5.8 earthquake hits Virginia, rattles NYC, east coast

August 23, 2011 8:21:20 PM PDT
A 5.8 earthquake struck in Virginia Tuesday afternoon and was felt up and down the east coast.

The Pentagon, White House and Capitol Building were evacuated as a precaution, but Washington, D.C. fire/emergency services say there are no initial reports of serious injuries or fatalities.

A District of Columbia fire department spokesman says there are numerous minor injuries and that several buildings were also damaged, including the Washington Monument, Ecuadorian Embassy, and a handful of schools.

U.S. Parks police evacuated all monuments on the National Mall, including the Lincoln and Jefferson memorials.

The National Park Service released a statement saying, "The NPS has completed a secondary inspection of the Washington Monument. This inspection has revealed some cracking in the stones at the top of the Monument. The NPS will have structural engineers evaluate the cracks on Wednesday to determine the best way to repair the Monument before it is reopened. The Washington Monument grounds have been reopened except for an area about 100 feet outside of the plaza."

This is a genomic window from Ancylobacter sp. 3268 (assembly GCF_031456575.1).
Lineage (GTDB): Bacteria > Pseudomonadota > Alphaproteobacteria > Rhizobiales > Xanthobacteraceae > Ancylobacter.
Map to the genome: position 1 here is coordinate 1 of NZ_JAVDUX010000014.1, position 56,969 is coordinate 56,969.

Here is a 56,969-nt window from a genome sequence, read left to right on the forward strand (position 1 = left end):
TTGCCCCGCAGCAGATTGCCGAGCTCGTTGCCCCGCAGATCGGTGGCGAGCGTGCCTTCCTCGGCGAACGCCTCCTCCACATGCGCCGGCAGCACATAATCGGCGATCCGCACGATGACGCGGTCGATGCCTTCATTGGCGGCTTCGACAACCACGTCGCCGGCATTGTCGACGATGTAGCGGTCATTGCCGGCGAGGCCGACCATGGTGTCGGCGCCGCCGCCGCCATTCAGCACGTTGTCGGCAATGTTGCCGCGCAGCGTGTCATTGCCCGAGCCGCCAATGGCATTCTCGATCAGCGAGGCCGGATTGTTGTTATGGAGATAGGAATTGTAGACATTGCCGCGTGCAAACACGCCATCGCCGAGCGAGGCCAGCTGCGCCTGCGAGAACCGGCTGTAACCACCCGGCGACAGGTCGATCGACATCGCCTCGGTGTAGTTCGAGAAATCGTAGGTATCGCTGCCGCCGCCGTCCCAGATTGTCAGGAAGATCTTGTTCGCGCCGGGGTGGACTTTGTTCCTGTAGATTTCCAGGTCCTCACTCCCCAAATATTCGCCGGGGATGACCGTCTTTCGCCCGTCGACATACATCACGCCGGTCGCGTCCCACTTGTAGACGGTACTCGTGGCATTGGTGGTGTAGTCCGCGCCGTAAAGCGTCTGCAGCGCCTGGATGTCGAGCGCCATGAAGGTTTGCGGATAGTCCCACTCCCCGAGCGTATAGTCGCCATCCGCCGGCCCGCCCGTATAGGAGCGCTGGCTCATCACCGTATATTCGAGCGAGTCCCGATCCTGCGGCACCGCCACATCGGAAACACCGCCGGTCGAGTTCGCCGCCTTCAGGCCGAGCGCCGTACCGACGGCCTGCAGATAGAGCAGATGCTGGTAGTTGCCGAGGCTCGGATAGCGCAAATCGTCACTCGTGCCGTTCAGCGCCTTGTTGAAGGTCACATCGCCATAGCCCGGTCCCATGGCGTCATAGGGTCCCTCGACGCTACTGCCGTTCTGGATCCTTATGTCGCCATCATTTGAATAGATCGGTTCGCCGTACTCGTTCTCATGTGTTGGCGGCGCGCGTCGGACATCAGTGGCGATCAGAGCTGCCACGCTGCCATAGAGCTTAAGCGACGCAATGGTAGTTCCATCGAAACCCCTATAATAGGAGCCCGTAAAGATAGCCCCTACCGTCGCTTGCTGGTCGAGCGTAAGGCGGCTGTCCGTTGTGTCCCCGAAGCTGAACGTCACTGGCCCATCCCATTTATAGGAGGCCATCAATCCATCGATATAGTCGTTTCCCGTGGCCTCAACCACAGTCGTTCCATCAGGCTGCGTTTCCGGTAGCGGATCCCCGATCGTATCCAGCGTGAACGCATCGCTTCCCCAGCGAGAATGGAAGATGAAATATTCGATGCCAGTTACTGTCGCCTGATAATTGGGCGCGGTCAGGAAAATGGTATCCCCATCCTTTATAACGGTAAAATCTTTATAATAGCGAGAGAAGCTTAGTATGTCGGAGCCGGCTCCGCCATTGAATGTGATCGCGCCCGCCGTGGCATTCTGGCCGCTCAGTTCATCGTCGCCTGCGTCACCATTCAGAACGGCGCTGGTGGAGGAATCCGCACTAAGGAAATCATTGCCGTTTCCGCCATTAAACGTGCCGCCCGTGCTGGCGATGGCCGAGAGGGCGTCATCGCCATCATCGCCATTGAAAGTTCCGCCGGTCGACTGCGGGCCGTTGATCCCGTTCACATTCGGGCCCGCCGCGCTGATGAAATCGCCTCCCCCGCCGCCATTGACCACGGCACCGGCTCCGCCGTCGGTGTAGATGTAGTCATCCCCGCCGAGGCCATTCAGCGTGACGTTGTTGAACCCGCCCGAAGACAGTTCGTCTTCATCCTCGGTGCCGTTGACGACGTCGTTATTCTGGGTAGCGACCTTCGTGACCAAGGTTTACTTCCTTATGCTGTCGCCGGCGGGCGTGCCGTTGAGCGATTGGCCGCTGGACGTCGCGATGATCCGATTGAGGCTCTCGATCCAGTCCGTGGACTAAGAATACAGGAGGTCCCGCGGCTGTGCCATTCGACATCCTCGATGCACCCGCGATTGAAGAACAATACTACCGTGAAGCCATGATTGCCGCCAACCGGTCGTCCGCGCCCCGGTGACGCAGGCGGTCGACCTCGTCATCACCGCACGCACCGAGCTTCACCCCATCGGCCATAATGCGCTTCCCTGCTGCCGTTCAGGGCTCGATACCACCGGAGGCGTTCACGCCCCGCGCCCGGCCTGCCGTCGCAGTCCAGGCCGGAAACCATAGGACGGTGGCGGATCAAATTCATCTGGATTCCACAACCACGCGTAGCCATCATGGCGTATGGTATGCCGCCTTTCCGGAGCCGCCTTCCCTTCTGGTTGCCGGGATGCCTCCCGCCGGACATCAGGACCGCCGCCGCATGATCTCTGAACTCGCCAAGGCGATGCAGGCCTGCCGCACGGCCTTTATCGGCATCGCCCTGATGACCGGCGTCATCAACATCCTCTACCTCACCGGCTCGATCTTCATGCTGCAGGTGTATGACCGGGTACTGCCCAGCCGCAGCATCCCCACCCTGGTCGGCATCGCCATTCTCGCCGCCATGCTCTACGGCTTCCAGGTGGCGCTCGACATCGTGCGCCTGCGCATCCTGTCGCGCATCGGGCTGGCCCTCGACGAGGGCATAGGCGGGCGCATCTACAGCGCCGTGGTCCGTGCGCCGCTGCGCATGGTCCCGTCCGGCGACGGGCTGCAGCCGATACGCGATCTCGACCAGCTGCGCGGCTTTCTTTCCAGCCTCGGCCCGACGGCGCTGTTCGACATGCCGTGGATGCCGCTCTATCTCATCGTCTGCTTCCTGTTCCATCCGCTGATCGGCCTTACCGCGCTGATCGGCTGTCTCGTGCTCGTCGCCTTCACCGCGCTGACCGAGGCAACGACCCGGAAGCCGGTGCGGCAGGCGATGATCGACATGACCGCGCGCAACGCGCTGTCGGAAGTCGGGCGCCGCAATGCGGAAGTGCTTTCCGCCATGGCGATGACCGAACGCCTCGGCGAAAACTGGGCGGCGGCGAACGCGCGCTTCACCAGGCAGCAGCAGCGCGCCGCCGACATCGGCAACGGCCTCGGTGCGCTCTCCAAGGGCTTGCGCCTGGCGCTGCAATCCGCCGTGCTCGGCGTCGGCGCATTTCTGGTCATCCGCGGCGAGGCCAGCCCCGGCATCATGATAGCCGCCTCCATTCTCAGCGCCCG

The quake struck at 1:51 p.m. near Mineral, Virginia, in Louisa County, and was 3.7 miles deep, according to the U.S. Geological Survey. It was felt in New York City and as far north as Rhode Island and Martha's Vineyard, Massachusetts, where President Barack Obama is vacationing, and as far south as South Carolina.

The quake is the strongest to hit Virginia since 1897. It was followed by a 2.8 magnitude aftershock at 2:46 p.m., located at the same location 5 miles from Mineral, another that registered a 2.2, and a strong aftershock of 4.2 at 8:21 p.m. also in Mineral.

The U.S. Weather Service says there was no threat of a tsunami.

Government buildings in New York City, including City Hall, were evacuated. The 26-story federal courthouse in lower Manhattan began swaying and hundreds of people were seen leaving the building.